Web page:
Forever young? Neurodegenerative disease, such as Alzheimer’s and Parkinson’s, are most likely to occur in older people. Researchers at the Hebrew University of Jerusalem, alongside an Israeli startup called TyrNovo, have made a major step towards halting these diseases – by essentially stopping the brain from aging.
The researchers, led by Doctor Ehud Cohen, found that TyrNovo’s novel and unique compound, named NT219, selectively inhibits the process of aging in order to protect the brain from neurodegenerative diseases, without affecting lifespan. This is a first and important step towards the development of future drugs for the treatment of various neurodegenerative maladies.
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Human neurodegenerative diseases such as Alzheimer’s, Parkinson’s and Huntington’s diseases share two key features: they stem from toxic protein aggregation and emerge late in life. As humans age, the mechanism regulating protective mechanisms that prevent the manifestation of the toxic proteins start to fail, making the elderly exposed to disease.
From worms, to mice, to men
Cohen’s first breakthrough in this area occurred when he discovered, working with worms, that reducing the activity of the signaling mechanism conveyed through insulin and a hormone called IGF1, constituted a defense against the aggregation of a protein which is mechanistically-linked with Alzheimer’s disease. Later, he found that the inhibition of this signaling route also protected Alzheimer’s-model mice from behavioral impairments and pathological phenomena typical to the disease. In these studies, the path was reduced through genetic manipulation, a method not applicable in humans.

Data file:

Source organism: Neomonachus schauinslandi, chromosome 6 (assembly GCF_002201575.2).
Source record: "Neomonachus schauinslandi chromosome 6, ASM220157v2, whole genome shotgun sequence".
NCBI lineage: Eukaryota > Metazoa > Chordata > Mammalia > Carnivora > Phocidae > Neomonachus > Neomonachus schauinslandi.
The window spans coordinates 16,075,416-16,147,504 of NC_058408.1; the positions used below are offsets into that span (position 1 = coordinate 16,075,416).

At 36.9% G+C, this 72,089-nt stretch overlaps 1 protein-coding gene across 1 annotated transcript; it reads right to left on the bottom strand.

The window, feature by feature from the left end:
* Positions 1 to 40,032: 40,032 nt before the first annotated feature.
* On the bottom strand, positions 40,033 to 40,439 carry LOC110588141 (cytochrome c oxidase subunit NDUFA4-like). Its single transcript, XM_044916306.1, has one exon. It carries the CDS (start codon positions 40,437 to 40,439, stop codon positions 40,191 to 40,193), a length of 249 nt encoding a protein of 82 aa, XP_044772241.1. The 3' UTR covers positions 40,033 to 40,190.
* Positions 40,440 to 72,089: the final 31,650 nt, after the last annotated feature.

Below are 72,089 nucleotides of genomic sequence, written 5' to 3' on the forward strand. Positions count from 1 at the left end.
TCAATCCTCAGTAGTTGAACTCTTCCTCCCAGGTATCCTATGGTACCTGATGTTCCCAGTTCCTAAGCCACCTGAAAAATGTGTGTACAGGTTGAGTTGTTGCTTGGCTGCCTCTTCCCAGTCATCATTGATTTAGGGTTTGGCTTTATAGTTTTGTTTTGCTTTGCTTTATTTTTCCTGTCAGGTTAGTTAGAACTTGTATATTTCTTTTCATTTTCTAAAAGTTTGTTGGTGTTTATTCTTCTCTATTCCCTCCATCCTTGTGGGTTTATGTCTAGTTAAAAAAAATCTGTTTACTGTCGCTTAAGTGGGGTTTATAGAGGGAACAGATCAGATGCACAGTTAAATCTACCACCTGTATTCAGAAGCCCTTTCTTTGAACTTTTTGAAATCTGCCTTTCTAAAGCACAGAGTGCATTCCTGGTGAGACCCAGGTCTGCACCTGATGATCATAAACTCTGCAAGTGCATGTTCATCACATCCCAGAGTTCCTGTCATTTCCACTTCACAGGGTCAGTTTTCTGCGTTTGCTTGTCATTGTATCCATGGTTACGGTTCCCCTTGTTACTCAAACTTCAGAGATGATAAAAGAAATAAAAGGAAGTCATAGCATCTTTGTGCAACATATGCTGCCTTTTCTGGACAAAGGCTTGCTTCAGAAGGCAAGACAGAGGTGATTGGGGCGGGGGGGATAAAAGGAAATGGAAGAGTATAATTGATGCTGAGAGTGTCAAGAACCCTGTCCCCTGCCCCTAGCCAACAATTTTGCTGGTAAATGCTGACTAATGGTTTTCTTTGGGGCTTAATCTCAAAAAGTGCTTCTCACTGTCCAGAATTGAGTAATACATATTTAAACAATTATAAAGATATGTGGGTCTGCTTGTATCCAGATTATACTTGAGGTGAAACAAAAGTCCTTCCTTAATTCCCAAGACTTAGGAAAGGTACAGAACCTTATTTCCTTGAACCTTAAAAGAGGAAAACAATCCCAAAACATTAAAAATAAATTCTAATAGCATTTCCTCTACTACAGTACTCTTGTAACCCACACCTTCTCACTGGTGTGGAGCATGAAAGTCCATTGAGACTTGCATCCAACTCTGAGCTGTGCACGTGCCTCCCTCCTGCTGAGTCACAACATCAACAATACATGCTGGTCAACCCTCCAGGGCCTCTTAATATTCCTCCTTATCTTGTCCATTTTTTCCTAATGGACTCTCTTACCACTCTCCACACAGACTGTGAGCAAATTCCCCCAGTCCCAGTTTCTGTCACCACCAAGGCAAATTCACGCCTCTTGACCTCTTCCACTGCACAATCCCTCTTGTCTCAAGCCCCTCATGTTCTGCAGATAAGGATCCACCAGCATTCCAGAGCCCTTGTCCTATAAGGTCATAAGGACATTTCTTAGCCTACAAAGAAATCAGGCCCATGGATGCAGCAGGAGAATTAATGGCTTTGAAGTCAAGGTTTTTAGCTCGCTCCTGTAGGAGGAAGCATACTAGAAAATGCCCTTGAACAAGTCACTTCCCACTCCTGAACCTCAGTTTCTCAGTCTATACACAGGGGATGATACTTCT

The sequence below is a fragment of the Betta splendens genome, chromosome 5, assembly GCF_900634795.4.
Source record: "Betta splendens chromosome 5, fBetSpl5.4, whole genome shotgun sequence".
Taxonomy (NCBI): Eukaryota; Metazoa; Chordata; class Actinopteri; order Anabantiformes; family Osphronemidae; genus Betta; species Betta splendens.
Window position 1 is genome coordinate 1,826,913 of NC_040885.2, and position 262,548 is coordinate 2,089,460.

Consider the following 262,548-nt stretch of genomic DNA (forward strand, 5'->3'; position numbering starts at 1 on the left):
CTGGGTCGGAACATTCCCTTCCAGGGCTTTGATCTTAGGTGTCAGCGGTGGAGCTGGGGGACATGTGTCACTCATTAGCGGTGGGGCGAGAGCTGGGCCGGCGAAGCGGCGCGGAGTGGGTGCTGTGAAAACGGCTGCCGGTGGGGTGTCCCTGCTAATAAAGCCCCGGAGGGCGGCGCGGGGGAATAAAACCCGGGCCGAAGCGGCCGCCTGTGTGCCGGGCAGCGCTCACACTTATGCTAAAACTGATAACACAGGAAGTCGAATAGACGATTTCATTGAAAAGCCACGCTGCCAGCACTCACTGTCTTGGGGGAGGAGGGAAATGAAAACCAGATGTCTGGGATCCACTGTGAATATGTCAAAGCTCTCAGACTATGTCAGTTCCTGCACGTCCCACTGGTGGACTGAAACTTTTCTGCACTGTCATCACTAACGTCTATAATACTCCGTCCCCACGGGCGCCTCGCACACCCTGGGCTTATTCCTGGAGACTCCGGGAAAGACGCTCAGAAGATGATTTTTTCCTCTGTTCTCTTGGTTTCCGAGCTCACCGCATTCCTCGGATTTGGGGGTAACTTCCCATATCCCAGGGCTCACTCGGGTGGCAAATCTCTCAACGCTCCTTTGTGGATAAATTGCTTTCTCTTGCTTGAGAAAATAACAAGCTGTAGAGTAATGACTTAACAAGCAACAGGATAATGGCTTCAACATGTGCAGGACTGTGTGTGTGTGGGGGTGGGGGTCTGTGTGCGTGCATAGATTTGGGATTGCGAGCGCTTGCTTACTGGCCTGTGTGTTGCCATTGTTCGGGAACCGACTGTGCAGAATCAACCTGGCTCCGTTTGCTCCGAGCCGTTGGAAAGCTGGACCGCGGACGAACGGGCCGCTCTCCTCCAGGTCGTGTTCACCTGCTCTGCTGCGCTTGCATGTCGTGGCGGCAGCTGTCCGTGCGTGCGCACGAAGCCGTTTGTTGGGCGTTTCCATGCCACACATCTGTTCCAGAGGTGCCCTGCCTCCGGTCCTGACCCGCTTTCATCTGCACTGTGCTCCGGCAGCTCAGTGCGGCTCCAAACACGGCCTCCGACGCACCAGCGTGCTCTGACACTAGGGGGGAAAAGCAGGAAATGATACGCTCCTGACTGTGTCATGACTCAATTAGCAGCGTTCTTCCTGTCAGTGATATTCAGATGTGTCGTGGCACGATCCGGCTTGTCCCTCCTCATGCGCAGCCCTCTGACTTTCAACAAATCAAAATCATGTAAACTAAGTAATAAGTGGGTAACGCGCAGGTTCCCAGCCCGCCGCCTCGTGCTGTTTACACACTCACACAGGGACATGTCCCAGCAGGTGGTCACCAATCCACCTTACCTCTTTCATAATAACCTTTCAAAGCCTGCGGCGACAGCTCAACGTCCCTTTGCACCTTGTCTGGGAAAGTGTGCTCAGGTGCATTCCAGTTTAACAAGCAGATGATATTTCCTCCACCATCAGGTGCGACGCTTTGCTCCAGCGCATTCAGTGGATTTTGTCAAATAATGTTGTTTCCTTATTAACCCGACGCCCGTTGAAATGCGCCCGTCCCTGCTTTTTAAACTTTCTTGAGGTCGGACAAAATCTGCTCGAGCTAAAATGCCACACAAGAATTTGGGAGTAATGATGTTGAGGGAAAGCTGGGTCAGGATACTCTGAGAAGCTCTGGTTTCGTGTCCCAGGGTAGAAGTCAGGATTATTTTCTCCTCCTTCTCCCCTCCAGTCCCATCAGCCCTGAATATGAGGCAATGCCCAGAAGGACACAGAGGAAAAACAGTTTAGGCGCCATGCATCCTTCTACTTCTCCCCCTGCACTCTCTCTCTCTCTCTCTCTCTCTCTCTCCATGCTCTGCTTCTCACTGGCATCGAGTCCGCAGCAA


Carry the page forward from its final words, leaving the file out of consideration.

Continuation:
Dr. Hadas Reuveni, the CEO of TyrNovo, a startup company formed for the clinical development of NT219, and Profesor Alexander Levitzki from the Department of Biological Chemistry at the Hebrew University, with their research teams, discovered a new set of compounds that inhibit the activity of the IGF1 signaling cascade in a unique and efficient mechanism, primarily for cancer treatment, and defined NT219 as the leading compound for further development.
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Now, in a fruitful collaboration Cohen and Reuveni, together with Cohen’s associates Tayir El-Ami and Lorna Moll, have demonstrated that NT219 efficiently inhibits IGF1 signaling, in both worms and human cells. The inhibition of this signaling pathway by NT219 protected worms from toxic protein aggregation that in humans is associated with the development of Alzheimer’s or Huntington’s disease.
Treating the untreatable
Recently, Cohen’s laboratory obtained an ethical approval to test the therapeutic efficiency of NT219 as a treatment in Alzheimer’s-model mice, hoping to develop a future treatment for neurodegenerative disorders that currently cannot be treated.
Cohen is a member of the Department of Biochemistry and Molecular Biology, at the Institute for Medical Research Israel-Canada in the Hebrew University of Jerusalem’s Faculty of Medicine. The project was funded by the Rosetrees Trust of Britain. The findings were published this week in the journal Aging Cell.
Photo: Brain Aging by Bigstock